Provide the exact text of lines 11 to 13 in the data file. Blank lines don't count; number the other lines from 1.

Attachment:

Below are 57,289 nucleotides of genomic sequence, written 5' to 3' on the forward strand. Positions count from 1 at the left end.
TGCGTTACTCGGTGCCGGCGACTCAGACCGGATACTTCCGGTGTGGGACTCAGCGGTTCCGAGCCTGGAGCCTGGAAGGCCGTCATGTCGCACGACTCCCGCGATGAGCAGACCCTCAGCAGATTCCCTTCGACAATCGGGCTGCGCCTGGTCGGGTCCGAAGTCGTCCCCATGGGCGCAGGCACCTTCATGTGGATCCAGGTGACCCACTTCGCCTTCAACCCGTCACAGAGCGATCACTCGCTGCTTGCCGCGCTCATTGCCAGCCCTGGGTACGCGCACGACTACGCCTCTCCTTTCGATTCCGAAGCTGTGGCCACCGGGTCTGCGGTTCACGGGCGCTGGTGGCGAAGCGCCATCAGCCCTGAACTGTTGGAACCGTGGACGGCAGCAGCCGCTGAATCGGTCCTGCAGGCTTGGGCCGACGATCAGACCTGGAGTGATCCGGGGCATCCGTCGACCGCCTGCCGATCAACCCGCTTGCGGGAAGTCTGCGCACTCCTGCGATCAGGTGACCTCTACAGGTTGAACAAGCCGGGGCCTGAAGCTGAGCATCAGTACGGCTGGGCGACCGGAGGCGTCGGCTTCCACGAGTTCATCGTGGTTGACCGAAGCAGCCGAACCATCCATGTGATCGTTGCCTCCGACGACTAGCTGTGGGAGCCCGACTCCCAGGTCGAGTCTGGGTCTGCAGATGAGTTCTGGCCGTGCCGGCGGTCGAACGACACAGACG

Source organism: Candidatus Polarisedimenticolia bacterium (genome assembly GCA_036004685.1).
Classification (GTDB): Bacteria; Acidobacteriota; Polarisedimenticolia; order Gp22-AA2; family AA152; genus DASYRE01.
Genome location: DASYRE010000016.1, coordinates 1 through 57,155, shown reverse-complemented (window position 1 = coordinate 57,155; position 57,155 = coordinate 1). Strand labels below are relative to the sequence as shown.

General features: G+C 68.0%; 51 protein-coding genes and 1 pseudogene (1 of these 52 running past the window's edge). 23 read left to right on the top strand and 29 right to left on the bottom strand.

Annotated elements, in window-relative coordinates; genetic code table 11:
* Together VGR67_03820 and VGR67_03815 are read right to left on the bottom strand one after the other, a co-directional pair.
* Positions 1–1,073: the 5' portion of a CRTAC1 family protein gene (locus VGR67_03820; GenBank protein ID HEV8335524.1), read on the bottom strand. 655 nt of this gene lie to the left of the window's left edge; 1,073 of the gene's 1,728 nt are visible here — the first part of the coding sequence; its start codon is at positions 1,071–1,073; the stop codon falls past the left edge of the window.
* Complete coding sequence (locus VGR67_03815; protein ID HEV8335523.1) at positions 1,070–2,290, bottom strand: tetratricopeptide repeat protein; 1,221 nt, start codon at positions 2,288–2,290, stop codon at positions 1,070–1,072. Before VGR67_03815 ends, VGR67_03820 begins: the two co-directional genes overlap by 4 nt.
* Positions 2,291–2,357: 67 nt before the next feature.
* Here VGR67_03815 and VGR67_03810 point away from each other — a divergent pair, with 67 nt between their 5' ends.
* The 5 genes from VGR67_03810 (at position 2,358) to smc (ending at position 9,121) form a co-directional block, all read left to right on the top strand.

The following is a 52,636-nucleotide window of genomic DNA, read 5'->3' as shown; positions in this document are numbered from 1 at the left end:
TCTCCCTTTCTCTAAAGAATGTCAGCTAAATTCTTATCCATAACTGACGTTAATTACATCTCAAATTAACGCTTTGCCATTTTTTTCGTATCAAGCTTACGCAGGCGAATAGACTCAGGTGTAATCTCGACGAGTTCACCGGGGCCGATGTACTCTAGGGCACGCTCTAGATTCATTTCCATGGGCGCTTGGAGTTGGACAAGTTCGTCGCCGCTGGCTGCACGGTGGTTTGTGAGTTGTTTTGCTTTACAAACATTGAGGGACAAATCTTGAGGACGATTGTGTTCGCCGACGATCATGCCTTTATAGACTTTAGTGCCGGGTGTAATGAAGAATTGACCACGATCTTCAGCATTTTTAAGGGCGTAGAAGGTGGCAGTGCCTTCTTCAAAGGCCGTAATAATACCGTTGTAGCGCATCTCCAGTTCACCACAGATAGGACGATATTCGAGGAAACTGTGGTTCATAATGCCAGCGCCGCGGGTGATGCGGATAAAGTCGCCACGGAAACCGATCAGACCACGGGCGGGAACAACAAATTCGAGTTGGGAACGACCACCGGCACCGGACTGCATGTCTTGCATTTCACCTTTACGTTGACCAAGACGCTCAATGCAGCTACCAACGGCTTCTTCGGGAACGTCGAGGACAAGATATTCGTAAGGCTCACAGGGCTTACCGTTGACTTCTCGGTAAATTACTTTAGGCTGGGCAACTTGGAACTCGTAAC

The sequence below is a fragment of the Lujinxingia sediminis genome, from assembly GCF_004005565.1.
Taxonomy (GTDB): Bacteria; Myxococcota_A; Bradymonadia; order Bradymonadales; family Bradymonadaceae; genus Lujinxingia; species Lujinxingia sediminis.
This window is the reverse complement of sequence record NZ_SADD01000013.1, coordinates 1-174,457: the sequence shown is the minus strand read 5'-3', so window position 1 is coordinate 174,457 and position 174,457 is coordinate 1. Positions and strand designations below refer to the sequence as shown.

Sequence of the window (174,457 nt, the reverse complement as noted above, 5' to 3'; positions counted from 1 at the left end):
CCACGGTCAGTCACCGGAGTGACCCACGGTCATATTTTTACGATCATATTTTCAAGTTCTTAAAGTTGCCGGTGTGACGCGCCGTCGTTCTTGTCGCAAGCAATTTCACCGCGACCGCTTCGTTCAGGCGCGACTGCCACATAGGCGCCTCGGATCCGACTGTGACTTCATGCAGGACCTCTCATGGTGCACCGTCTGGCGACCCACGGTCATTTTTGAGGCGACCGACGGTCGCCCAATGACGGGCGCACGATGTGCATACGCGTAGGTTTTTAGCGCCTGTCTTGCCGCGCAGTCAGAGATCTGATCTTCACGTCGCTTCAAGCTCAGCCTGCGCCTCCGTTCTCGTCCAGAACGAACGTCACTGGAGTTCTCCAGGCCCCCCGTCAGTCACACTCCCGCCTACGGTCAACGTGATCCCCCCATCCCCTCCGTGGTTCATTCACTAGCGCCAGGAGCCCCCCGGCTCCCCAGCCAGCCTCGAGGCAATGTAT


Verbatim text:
* Positions 2,291–2,357: 67 nt before the next feature.
* Here VGR67_03815 and VGR67_03810 point away from each other — a divergent pair, with 67 nt between their 5' ends.
* The 5 genes from VGR67_03810 (at position 2,358) to smc (ending at position 9,121) form a co-directional block, all read left to right on the top strand.